By Vincent Lachina
Trying to predict the future is a lot like writing for the Farmer’s Almanac. It’s anyone’s guess what will lie beyond the present. Weather forecasters cannot tell us what the weather will be weeks from now, even with modern technology. And certainly you and I cannot know what lies ahead in the New Year 2015. At the same time, there are some near certainties that can be noted in the world in which I am called to ministry, that of reproductive justice work.
A new congress has taken oaths of office in our nation’s capitol, and a new era is just beginning. Perhaps the most surprising reality for me is that 92 percent of our new congress identifies as “Christian.” In some ways, that should give us citizens a feeling of comfort, but in truth, it can be a cause for anxiety in itself. That large percentage of one faith tradition is out of proportion with the American population, and thus does not reflect the pluralist nature of our country’s faith communities.
In my ministry, I am privileged to cross the spectrum of faiths and in doing so, I have gained a deep appreciation for the diversity of religious teachings and practices that form this country. Though I come from a Christian tradition myself as an ordained Baptist minister of more than 50 years, I pull away from the concept that the United States is a ‘Christian Nation.’ I believe we are, instead, a wonderful mixture of ethnicities, beliefs and traditions.
With this new ‘Christian Congress,’ I have some personal anxieties about what I see on the horizon for me and for many others. The three issues that I believe will be at the forefront of my awareness and concern during 2015 are: religious freedom; wealth inequality; and for my work specifically, more severe restrictions on access to women’s reproductive health care. If I were a betting man (and I am not), I would wager that these three issues will emerge in Washington, DC with some level of haste.
From many areas of society we hear people complain that their ‘freedom of religion’ is being restricted. It has risen to the level of being a common chorus for those who seek to circumvent any law or restriction they do not like. For example, asked to issue a same-sex marriage license if you are opposed to same-sex marriage and the refusal to do so will almost without exception be couched in the phrase, “My freedom of religion is being abused.” It is so common to hear that type of rationale that we have come to expect it.
The reality is that “freedom of religion” must also be coupled with “freedom from religion.” If we have the right to practice our own faith traditions, do we not also have the right not to be forced to be obligated to anyone else’s beliefs? In those instances of conflict, whose religion is more important, yours or mine? It will likely not be a surprise to anyone when Congress will introduce new laws aimed at solidifying new levels of ‘religious freedom.’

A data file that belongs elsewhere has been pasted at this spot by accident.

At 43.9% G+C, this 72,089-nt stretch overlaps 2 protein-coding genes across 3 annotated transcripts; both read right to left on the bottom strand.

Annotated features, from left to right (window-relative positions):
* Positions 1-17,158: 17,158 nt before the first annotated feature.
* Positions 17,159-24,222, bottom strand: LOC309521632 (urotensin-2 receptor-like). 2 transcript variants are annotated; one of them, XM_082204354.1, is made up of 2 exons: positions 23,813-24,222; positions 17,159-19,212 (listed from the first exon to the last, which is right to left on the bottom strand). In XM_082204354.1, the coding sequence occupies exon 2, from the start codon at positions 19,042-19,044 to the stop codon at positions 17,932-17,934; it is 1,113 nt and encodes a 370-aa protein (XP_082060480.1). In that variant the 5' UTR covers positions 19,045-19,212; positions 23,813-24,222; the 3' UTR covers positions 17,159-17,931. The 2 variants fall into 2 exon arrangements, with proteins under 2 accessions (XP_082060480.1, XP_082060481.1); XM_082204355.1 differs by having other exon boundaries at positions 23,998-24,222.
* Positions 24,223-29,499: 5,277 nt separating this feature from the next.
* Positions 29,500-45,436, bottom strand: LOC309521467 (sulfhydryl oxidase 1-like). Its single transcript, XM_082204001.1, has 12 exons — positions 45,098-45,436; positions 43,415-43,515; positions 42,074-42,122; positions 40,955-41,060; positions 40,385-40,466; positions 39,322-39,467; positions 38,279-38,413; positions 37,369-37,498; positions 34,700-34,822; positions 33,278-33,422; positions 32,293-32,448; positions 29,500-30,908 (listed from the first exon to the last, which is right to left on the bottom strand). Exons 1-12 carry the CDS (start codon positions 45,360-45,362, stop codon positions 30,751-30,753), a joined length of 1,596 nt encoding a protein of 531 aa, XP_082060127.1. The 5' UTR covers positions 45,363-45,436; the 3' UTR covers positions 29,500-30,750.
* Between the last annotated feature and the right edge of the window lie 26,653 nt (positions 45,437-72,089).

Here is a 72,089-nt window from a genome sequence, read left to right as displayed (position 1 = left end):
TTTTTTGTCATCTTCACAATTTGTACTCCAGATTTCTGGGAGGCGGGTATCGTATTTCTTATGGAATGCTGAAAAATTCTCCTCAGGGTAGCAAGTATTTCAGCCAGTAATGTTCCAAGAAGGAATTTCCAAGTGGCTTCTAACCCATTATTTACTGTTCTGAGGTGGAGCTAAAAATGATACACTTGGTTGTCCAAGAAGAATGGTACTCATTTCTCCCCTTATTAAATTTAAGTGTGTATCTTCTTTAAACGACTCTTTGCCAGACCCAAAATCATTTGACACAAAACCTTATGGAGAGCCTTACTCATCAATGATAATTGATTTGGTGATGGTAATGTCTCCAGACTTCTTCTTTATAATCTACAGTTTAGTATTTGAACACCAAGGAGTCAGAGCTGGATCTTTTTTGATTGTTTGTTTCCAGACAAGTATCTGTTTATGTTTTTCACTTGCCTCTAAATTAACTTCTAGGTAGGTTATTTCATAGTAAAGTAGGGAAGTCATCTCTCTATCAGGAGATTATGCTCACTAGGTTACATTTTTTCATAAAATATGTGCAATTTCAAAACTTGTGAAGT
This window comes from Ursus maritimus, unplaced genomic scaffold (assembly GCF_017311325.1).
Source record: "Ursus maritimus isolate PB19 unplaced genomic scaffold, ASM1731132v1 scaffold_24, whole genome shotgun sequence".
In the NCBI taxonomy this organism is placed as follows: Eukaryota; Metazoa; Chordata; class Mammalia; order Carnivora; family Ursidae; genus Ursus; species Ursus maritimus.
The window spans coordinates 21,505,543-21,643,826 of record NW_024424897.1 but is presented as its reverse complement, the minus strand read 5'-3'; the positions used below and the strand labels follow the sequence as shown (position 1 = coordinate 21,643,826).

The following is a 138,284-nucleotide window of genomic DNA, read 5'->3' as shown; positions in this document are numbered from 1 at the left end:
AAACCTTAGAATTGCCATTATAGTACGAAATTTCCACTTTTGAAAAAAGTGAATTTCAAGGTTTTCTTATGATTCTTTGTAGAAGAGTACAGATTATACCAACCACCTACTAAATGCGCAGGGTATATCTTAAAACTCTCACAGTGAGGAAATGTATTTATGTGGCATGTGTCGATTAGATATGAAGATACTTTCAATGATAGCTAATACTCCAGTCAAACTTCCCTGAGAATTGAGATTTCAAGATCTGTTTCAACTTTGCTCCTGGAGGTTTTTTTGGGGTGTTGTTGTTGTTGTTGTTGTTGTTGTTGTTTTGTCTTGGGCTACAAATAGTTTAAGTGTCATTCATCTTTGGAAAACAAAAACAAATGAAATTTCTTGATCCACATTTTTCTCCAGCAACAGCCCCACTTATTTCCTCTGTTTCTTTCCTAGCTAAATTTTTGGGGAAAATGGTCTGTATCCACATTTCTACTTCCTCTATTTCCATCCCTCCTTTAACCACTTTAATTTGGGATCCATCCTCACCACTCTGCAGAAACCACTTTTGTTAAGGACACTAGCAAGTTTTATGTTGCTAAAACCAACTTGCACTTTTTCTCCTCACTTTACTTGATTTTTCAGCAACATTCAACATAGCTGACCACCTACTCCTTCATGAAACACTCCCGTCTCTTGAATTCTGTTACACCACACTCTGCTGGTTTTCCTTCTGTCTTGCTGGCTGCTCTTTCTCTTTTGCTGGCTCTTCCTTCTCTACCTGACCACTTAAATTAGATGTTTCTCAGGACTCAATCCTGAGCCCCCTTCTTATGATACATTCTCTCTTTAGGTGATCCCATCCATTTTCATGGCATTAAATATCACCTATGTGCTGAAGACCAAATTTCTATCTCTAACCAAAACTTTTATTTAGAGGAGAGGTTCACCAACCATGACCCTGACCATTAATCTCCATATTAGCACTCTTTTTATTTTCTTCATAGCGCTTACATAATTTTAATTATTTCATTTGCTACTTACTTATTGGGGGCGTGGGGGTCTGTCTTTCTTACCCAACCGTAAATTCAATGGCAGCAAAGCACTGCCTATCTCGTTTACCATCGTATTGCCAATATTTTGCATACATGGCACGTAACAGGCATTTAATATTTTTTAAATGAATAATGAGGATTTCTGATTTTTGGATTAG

The second concern that looms large on the horizon is certainly the deepening of the gap between the have’s and the have not’s. Pope Francis has wisely raised this issue in his messages to his own flock and to the world. People of faith cannot justify a world in which the rich get richer and the poor get poorer. It is even more difficult for those professing to follow the teachings of Christ to believe this to be the right path. How do we justify giving tax advantages to large corporations and at the same time reduce the food stamp program designed to help the unemployed or needy? Scriptural teachings do not seem to support that kind of action.
My own personal investment of ministry is currently reproductive justice and women’s health care. This surely colors my views of what will certainly be a more divisive and harmful issue in the very near future. A more conservative and right leaning Congress is very likely to introduce several pieces of legislation restricting access to women’s reproductive health care and will attempt to deny any funding from Medicaid or Medicare that goes to Planned Parenthood (though these funds specifically forbid any funding of abortion). Both of these efforts will continue the trend of restricting women’s access to legal abortions. This trend is reflected in the 341 laws introduced in state legislatures during 2014 alone which would limit access to care for women.
How then does one face the New Year of 2015 without anxiety about any one of these issues? That is a question whose answer will be sought throughout the coming days. But these are my anxieties, not yours. They are at the heart of my prayer life daily as I seek to honor my calling to a world in need of hope and healing. It is, for me, the only way I can face the future while working in the present. So, 2015? Bring it on.
Rev. Vincent Lachina has served as Planned Parenthood Regional Chaplain for the last 13 years, providing support to patients and community members in Washington, Alaska, Idaho and Hawaii. Additionally, Lachina works to create an active network of progressive congregations in the Northwest who support reproductive justice for women. He is an adjunct member of Planned Parenthood’s Clergy Advocacy Board, which provides guidance and advocacy on reproductive health and justice issues nationwide, and has served on the Board of Directors of the Northwest Immigrant Rights Project.